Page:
July 1, 2010
A former Taliban commander who, after his defection, was appointed Governor of the Musa Qala district of Helmand Province told an independent Afghan TV station that he now regrets his choice and foresees at least another five years of warfare in Afghanistan (Tolo TV, June 22). Mullah Abdul Salam Hanafi, a chieftain in the Alizai tribe, has been speaking openly lately of his distaste for the Karzai government and his conviction that the UK is behind all the problems experienced by the people of Helmand Province. Since his defection to the government, Mullah Abdul Salam has survived several assassination attempts, including a concentrated attack on his house and a rocket fired at a British Chinook helicopter in which he was flying (The Nation [Islamabad], May 18, 2006).
Last March, Abdul Salam complained that UK troops had urged Afghan police to abandon their post in the Mullah’s nearby hometown of Shah Karez during a battle with the Taliban rather than come to their aid (Afghan Islamic Press, March 17; Geo TV, March 17). The 50 officers, mostly drawn from the Mullah’s private militia, were eventually forced to withdraw from their post with losses (The Scotsman, March 24, 2010). In his latest interview, the Mullah now claims that British forces landed helicopters with Taliban troops and provided military support to the Taliban during the battle.
Mullah Abdul Salam cites several reasons for “British duplicity” in Helmand Province:
• The British are seeking revenge for their defeat at the 1880 Battle of Maiwand during the Second Afghan War. The 66th Berkshire Regiment and a number of Indian native regiments were virtually destroyed in a Pashtun victory that also cost thousands of Afghan lives.
• The British are “probably involved” in opium production, based on what the Mullah describes as UK opposition to his attempts to eradicate the drug trade and insistence that drug producers be released after having been arrested by the Mullah. He says he has heard that opium is being flown out of the military airport.
• The British are also interested in possessing potential mineral riches in the province.
The Mullah’s relations with Britain appear to have declined rapidly during the posting of the 5th Battalion (Argyll and Sutherland Highlanders) of the Royal Regiment of Scotland in Musa Qala. He was gravely offended by the arrest of his 15-year-old son (one of 27 children by five wives) by a Scottish officer in July 2008 and also complained loudly that the British had failed to fill his “war chest,” intended, he says, to be used for bribing Taliban commanders. In turn, British forces have accused the Mullah of taxing opium producers and permitting his militia to be engaged in criminal activities (Sunday Times, July 9, 2008; Independent, November 12, 2008).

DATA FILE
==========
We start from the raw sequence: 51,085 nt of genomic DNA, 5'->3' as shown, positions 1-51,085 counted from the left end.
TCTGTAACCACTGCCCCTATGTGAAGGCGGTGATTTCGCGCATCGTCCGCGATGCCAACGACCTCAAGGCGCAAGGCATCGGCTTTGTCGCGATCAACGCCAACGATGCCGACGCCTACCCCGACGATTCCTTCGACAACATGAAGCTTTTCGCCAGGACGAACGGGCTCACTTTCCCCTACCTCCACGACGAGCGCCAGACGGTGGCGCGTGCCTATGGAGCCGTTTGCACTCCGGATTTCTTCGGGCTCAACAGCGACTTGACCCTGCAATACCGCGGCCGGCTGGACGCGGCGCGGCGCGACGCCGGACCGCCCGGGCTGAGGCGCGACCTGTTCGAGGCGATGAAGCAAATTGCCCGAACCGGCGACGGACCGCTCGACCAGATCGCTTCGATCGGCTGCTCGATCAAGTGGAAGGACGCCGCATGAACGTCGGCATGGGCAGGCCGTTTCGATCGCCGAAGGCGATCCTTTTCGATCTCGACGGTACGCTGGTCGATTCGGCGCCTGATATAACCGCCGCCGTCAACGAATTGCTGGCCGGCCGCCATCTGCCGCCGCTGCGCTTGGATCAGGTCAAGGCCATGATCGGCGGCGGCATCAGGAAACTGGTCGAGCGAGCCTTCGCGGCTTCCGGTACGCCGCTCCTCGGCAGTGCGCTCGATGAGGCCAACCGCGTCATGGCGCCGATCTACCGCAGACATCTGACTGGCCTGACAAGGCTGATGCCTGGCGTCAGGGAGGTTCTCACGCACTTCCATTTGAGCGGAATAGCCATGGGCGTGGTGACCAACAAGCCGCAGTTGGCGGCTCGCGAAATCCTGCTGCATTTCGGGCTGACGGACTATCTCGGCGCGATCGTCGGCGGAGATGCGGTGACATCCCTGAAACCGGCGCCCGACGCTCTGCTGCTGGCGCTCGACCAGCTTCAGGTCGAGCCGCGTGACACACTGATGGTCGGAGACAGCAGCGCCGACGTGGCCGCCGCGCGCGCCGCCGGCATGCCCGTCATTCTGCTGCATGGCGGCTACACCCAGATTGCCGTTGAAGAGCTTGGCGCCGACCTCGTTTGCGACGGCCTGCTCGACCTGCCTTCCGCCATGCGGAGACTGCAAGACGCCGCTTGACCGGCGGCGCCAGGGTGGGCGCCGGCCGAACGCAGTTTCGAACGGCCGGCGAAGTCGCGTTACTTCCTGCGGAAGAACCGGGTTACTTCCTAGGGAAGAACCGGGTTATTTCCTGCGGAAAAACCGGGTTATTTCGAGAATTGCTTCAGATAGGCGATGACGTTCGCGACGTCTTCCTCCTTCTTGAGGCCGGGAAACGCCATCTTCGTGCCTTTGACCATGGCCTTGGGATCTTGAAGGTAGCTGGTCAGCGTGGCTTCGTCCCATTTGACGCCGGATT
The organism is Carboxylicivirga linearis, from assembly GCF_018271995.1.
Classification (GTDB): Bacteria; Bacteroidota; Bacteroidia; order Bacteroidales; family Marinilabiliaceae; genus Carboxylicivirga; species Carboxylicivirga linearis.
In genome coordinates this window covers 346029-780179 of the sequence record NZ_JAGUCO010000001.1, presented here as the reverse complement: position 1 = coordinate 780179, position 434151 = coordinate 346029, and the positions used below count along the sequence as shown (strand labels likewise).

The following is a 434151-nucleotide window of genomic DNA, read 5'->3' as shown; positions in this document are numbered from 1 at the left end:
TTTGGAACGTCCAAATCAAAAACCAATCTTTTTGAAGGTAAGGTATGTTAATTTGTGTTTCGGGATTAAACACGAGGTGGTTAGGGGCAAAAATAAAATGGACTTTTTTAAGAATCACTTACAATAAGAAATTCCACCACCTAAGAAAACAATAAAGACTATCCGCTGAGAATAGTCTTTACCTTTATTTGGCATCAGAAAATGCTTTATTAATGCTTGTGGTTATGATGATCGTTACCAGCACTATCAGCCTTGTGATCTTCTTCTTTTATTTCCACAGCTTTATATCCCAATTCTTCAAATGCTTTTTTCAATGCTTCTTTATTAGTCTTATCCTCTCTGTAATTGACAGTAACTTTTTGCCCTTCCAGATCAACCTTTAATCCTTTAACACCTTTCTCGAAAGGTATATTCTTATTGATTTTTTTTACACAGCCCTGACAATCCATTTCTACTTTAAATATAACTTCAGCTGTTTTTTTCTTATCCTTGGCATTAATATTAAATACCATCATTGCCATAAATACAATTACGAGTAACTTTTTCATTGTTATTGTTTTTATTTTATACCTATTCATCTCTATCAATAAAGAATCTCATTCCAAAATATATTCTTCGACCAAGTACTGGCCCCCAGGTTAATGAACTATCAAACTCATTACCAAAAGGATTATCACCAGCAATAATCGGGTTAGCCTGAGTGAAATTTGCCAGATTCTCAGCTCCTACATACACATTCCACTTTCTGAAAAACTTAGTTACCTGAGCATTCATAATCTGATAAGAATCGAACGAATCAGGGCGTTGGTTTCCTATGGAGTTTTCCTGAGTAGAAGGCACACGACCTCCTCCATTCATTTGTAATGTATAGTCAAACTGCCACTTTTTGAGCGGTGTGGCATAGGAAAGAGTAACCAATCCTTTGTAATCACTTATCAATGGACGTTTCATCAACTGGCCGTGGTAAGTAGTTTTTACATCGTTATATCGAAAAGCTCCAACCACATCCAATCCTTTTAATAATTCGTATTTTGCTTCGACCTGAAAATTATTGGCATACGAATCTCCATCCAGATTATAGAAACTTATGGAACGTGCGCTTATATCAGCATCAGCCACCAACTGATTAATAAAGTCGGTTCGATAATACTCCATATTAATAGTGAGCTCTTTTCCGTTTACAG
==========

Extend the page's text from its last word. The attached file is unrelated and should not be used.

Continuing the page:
Mullah Abdul Salam mocked ISAF efforts to take control of the Marjah district of Helmand in a large offensive involving 15,000 troops last February, saying that the Afghan troops left there were surrounded in the bazaar (see Terrorism Monitor, June 17). “If they give me 600 policemen today, I will capture Kajaki District in Helmand and ensure security there immediately.”
The Mullah also had harsh words for Pakistani authorities, claiming they are the Taliban’s “main support” in what he alleges is a larger plan to “kill Pashtuns.” The Mullah says that all insurgent operations in Afghanistan are organized and authorized by the movement’s Quetta-based leadership, adding that Pakistani intelligence devises the plans and implements them through Mullah Omar in Quetta. He describes Mullah Omar as being like a “prisoner of the intelligence networks in Pakistan.” Since Islamabad believes Afghan president Hamid Karzai is close to India, Mullah Abdul Salam predicts at least another five years of warfare.
At almost the same time as the Mullah made his statement, Iran’s Foreign Ministry said they have observed British security services cooperating with terrorist groups in Afghanistan (Islamic Republic of Iran News Network, June 22). Taliban spokesman Qari Yusuf Ahmad also suggested that the heroism of British troops in Afghanistan has not benefitted their country and that the UK should expect more casualties as it marks the death of 300 troops in Afghanistan (Afghan Islamic Press, June 21).
This article first appeared in the July 1, 2010 issue of the Jamestown Foundation’s Terrorism Monitor